Children’s Thoughts on Peace: Marking 1 Year of Civil War in South Sudan


an article by Tiffany Easthom, Nonviolent Peaceforce Country Director

Video: Nonviolent Peaceforce in South Sudan

[Editor’s Note: In South Sudan, where the danger of a full-scale war looms with the return of the dry season, Nonviolent Peaceforce provides training to nongovernmental organization workers, NP is able to spread protective coverage for civilians and at the same time mainstream protection methodologies. Over the next three months, NP will train 150 people in five areas in South Sudan. Here is a special message from South Sudan country director Tiffany Easthom.]

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What is peace to you? For children in South Sudan it’s the little things that we often take for granted. A year after the conflict, children were asked to share their perspective on what peace means to them. They communicated this through art. Illustrations included images of water, school, planes, sharing, playing sports, and growing food. See their drawings here.

Looking back at 2014, we have faced many challenges together. It has been a year of heart- break and hardwork. We have laughed together and cried together as we struggled to come to terms with the reality of the terrible violence that has continued to shake the country. We have learned a great deal, and have been able to contribute to keeping conflict affected people around the country safe. We have welcomed many new colleagues into the family and have sadly bade a few farewell.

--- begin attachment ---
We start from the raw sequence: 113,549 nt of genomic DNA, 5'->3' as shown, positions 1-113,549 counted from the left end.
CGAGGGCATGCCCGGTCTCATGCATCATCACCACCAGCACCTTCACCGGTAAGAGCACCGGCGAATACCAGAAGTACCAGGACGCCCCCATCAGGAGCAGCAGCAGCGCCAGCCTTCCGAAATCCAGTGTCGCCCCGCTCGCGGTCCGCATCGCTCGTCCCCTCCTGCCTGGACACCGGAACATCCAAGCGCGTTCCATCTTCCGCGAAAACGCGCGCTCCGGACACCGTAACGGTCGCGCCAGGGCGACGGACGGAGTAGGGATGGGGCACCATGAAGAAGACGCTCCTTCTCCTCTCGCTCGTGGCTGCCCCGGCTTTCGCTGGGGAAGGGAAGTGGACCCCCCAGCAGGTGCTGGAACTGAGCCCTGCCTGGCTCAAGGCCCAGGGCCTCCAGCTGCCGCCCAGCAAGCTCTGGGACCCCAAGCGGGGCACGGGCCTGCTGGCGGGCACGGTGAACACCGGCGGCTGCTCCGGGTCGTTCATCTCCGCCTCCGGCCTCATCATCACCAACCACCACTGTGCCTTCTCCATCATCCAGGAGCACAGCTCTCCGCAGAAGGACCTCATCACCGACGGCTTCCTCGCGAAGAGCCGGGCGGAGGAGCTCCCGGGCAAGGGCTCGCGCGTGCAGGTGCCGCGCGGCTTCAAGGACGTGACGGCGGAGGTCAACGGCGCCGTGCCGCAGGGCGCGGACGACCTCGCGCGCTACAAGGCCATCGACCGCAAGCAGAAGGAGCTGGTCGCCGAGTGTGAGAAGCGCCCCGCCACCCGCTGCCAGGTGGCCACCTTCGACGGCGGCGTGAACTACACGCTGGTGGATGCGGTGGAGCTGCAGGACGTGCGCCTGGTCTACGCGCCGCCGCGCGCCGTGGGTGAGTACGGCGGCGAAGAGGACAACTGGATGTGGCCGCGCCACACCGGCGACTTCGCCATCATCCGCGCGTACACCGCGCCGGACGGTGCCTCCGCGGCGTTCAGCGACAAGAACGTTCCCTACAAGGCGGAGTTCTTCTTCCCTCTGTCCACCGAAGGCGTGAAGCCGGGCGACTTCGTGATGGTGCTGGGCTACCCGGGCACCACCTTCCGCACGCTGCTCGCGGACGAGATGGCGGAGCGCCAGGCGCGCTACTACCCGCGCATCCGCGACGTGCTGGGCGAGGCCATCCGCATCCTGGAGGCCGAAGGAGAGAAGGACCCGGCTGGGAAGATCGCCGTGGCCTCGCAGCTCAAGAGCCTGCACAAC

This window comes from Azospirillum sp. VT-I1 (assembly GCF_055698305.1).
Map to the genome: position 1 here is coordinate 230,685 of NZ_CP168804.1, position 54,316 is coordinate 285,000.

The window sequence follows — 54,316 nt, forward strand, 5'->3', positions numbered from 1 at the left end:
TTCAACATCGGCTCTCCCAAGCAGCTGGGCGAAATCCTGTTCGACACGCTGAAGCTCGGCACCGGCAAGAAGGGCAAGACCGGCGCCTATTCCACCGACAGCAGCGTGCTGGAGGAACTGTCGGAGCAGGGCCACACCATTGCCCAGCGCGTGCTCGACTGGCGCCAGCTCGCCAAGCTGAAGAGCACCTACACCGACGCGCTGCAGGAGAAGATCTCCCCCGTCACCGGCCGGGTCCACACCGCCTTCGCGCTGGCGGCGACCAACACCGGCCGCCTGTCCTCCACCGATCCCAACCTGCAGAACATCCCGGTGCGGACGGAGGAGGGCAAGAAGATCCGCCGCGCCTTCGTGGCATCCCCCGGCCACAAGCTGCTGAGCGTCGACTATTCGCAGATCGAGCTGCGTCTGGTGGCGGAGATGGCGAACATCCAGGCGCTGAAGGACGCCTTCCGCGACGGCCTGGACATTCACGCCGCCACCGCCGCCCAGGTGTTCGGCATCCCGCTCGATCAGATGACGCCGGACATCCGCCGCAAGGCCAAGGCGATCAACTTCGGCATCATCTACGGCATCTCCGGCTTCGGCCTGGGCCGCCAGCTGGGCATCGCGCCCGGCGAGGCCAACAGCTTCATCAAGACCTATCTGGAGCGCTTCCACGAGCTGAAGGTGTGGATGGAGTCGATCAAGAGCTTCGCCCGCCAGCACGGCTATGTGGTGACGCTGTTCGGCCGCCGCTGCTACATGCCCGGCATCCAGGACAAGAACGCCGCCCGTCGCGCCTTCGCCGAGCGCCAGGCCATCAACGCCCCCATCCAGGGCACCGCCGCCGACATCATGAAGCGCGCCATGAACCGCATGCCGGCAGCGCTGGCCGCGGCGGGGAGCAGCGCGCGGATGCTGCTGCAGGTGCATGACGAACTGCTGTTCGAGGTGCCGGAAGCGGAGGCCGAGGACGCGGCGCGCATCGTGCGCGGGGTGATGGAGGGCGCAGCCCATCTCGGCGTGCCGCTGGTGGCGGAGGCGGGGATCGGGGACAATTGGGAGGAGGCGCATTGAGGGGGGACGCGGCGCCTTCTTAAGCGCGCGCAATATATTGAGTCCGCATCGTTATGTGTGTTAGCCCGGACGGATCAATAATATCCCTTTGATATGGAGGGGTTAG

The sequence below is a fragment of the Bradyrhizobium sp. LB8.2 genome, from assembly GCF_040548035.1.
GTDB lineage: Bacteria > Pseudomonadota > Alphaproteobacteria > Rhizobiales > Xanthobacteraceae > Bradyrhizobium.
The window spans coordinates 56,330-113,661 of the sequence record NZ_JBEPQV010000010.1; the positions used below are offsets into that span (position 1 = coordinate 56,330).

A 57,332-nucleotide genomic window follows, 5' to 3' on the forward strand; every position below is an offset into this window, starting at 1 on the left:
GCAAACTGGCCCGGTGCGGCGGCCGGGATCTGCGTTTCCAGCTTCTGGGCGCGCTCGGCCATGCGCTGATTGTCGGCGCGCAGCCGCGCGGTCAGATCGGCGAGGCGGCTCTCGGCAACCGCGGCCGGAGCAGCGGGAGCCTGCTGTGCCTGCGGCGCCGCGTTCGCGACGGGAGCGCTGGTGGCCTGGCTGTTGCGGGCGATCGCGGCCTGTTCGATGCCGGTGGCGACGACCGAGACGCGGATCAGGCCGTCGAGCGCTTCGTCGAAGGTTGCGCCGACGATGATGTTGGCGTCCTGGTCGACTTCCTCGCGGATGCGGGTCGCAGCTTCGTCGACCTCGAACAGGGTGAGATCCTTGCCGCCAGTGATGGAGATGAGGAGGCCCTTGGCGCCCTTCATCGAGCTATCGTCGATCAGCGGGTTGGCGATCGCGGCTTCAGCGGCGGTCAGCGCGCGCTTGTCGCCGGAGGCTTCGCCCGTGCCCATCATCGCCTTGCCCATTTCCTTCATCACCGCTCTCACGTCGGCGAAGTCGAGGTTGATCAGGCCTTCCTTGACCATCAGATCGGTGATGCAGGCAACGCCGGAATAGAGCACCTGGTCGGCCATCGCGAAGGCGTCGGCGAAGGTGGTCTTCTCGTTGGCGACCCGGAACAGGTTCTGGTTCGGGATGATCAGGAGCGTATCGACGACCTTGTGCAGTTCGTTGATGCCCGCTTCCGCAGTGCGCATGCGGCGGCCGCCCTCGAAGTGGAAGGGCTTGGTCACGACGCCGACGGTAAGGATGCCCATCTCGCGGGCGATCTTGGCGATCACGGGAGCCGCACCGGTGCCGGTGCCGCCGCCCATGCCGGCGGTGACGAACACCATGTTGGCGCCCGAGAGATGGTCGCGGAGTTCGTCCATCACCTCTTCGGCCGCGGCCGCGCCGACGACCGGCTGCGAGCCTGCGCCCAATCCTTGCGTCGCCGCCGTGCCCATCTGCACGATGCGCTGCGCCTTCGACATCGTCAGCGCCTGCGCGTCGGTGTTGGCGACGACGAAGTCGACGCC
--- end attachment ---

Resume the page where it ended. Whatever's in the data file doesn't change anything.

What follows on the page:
Through all of this tragedy, we have been able to continue to develop and improve both the programming and the operational sides of the house. All of these achievements are a testament to you – to each and everyone of you who makes their contribution, who fulfills their responsibilities and who contributes to making sure that we are doing everything we possibly can for improving the safety and security of conflict affected communities.

So as the year draws to a close, I am filled with gratitude and love for all of you and am looking forward to continuing our struggle together in the new year.

[Thank you to Janet Hudgins, the CPNN reporter for this article.]

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